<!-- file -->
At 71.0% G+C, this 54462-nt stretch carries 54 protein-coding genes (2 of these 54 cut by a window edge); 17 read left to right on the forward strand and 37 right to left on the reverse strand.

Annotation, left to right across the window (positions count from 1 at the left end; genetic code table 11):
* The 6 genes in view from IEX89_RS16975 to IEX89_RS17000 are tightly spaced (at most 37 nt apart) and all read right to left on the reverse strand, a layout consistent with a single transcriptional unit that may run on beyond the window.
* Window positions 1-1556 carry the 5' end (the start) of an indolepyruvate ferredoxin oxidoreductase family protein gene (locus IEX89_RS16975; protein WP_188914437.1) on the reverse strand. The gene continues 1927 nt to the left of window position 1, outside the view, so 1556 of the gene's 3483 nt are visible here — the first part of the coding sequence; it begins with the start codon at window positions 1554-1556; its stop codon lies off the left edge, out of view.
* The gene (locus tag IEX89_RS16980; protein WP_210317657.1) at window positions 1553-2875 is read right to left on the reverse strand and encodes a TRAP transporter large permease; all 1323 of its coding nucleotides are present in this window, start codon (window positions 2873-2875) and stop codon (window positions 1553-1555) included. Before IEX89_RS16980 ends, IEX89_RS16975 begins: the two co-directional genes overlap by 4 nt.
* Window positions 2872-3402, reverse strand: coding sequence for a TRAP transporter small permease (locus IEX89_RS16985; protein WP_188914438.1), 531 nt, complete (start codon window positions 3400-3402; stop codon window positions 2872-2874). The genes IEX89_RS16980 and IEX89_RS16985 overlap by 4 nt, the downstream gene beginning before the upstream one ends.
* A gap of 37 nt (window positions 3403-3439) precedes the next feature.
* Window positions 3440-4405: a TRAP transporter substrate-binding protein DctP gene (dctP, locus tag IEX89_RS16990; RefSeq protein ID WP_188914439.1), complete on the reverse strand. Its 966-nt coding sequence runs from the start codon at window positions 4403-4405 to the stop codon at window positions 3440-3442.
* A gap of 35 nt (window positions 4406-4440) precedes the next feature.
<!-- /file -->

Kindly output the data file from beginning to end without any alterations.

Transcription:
At 71.0% G+C, this 54462-nt stretch carries 54 protein-coding genes (2 of these 54 cut by a window edge); 17 read left to right on the forward strand and 37 right to left on the reverse strand.

Annotation, left to right across the window (positions count from 1 at the left end; genetic code table 11):
* The 6 genes in view from IEX89_RS16975 to IEX89_RS17000 are tightly spaced (at most 37 nt apart) and all read right to left on the reverse strand, a layout consistent with a single transcriptional unit that may run on beyond the window.
* Window positions 1-1556 carry the 5' end (the start) of an indolepyruvate ferredoxin oxidoreductase family protein gene (locus IEX89_RS16975; protein WP_188914437.1) on the reverse strand. The gene continues 1927 nt to the left of window position 1, outside the view, so 1556 of the gene's 3483 nt are visible here — the first part of the coding sequence; it begins with the start codon at window positions 1554-1556; its stop codon lies off the left edge, out of view.
* The gene (locus tag IEX89_RS16980; protein WP_210317657.1) at window positions 1553-2875 is read right to left on the reverse strand and encodes a TRAP transporter large permease; all 1323 of its coding nucleotides are present in this window, start codon (window positions 2873-2875) and stop codon (window positions 1553-1555) included. Before IEX89_RS16980 ends, IEX89_RS16975 begins: the two co-directional genes overlap by 4 nt.
* Window positions 2872-3402, reverse strand: coding sequence for a TRAP transporter small permease (locus IEX89_RS16985; protein WP_188914438.1), 531 nt, complete (start codon window positions 3400-3402; stop codon window positions 2872-2874). The genes IEX89_RS16980 and IEX89_RS16985 overlap by 4 nt, the downstream gene beginning before the upstream one ends.
* A gap of 37 nt (window positions 3403-3439) precedes the next feature.
* Window positions 3440-4405: a TRAP transporter substrate-binding protein DctP gene (dctP, locus tag IEX89_RS16990; RefSeq protein ID WP_188914439.1), complete on the reverse strand. Its 966-nt coding sequence runs from the start codon at window positions 4403-4405 to the stop codon at window positions 3440-3442.
* A gap of 35 nt (window positions 4406-4440) precedes the next feature.